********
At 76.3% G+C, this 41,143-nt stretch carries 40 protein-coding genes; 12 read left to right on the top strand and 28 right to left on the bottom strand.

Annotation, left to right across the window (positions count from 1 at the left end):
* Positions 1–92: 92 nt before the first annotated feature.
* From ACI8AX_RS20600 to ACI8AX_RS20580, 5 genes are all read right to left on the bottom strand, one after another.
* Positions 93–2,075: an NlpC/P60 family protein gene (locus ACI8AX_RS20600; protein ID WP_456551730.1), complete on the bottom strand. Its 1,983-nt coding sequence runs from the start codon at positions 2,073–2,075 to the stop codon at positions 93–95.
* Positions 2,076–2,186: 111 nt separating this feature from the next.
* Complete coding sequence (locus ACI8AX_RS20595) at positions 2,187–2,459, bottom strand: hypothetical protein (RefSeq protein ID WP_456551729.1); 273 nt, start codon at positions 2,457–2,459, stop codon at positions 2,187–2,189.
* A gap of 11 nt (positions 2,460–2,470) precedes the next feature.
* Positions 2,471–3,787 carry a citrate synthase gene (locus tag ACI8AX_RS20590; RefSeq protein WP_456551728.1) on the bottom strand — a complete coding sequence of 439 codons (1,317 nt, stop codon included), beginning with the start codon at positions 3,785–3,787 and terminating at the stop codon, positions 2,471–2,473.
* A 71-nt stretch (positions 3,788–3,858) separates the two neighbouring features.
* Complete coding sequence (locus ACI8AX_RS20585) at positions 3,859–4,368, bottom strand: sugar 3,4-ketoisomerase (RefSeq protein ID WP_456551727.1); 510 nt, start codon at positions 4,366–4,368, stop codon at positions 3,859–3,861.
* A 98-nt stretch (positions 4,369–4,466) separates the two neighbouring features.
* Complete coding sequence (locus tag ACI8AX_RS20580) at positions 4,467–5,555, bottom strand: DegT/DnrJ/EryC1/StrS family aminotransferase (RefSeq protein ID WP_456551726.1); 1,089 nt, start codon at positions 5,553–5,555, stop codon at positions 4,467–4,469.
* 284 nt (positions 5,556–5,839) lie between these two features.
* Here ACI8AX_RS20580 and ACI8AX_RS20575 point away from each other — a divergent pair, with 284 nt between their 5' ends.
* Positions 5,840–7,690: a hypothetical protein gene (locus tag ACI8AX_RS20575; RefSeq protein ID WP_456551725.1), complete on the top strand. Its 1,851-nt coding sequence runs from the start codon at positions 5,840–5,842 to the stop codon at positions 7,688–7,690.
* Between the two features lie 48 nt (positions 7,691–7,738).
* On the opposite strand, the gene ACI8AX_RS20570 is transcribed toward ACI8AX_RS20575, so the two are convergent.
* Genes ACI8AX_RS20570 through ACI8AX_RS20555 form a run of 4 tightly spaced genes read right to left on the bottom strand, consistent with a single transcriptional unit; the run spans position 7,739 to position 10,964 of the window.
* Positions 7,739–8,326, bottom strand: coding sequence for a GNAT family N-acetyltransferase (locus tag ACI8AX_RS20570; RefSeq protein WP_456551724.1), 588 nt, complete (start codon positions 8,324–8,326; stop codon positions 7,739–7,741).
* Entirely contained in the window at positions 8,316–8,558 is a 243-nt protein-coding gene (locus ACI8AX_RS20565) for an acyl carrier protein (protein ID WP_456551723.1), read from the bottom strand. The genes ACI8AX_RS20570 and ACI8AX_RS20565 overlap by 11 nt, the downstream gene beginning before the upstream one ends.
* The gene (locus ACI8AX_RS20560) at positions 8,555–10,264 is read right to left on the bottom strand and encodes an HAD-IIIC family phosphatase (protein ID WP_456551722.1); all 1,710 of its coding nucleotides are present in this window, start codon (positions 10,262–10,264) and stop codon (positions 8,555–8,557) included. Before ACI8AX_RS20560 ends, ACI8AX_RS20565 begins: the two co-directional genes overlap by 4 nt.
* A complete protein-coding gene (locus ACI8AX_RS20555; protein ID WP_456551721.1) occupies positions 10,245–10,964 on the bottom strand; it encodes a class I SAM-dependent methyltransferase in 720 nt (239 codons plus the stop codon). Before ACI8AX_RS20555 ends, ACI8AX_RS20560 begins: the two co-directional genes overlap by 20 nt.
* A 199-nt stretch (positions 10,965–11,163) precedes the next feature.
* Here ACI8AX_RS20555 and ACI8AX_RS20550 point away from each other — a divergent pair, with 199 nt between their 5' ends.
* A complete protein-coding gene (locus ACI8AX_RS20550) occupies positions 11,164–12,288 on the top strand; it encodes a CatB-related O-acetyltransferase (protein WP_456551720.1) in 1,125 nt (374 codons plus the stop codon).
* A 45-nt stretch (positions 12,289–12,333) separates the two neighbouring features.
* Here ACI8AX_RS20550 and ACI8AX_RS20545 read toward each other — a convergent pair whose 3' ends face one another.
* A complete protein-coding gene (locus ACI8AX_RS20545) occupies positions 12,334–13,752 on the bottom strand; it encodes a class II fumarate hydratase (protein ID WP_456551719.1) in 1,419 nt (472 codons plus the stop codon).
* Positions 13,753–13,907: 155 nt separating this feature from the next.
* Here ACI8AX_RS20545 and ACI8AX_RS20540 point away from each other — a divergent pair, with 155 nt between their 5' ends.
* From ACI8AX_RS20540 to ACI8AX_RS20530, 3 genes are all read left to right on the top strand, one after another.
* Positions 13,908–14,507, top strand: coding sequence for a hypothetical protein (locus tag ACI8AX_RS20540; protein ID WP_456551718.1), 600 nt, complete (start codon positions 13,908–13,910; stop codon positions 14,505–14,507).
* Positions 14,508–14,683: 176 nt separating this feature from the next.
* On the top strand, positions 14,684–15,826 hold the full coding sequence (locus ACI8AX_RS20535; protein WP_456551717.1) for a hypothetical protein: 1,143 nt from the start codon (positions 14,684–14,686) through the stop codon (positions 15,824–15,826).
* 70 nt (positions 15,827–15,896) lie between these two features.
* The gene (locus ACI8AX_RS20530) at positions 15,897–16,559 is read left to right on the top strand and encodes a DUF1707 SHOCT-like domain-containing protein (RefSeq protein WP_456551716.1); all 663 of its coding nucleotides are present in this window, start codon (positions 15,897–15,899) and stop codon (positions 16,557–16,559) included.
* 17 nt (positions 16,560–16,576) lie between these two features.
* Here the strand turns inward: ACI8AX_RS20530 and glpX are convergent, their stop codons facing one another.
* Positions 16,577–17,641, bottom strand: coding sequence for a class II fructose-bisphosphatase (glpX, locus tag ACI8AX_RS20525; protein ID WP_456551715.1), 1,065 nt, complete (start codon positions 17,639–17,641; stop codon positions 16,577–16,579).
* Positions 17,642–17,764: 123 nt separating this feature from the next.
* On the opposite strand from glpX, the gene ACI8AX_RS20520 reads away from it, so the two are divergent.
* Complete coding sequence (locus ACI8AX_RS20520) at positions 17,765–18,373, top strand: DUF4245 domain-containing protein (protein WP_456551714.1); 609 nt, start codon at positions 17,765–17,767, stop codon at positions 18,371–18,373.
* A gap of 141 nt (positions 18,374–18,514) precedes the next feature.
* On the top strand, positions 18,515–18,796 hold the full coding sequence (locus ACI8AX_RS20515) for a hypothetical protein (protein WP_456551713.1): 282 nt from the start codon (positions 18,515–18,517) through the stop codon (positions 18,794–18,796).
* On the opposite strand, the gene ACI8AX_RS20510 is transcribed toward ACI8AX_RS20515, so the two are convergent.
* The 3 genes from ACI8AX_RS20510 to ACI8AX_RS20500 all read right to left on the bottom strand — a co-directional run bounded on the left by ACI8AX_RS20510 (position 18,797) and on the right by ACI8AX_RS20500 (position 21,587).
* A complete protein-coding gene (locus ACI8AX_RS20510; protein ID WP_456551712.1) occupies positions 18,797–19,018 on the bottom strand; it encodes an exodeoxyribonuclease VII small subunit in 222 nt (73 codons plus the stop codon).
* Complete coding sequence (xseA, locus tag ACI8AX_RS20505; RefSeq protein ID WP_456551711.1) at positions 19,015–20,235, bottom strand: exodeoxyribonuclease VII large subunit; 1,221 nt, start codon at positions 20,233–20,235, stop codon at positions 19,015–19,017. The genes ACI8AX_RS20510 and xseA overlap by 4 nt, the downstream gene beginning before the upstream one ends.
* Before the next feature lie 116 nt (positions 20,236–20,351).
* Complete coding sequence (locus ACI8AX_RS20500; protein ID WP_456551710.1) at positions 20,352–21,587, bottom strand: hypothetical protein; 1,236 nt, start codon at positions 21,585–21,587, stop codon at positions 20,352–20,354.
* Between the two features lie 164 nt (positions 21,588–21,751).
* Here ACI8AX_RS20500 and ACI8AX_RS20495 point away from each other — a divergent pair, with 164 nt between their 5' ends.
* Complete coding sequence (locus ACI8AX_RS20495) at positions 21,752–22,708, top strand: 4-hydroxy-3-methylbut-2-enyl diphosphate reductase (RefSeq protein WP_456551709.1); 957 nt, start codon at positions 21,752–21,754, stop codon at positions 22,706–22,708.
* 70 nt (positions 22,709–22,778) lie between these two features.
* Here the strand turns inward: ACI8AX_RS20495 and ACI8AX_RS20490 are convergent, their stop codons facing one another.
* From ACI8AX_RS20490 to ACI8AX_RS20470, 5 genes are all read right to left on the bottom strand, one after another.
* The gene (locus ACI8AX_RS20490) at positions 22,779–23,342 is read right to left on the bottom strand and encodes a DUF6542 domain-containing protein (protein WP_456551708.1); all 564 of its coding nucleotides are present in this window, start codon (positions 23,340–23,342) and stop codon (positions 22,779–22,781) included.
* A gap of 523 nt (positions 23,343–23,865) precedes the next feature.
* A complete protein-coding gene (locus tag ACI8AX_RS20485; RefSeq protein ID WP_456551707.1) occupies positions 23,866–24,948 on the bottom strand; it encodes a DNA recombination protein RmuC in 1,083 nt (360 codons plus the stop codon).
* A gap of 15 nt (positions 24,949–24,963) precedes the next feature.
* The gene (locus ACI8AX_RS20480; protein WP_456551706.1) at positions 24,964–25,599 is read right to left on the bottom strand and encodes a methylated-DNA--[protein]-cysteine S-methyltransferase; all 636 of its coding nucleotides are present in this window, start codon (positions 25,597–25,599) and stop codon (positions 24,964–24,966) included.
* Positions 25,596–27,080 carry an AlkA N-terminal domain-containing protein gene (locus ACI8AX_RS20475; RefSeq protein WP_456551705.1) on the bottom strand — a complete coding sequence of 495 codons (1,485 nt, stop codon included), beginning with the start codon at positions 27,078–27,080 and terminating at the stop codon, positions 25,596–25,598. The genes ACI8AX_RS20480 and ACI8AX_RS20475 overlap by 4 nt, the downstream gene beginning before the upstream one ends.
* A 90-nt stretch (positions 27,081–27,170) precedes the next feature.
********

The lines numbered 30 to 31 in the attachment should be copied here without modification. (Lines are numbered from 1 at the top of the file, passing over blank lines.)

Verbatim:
* Positions 13,753–13,907: 155 nt separating this feature from the next.
* Here ACI8AX_RS20545 and ACI8AX_RS20540 point away from each other — a divergent pair, with 155 nt between their 5' ends.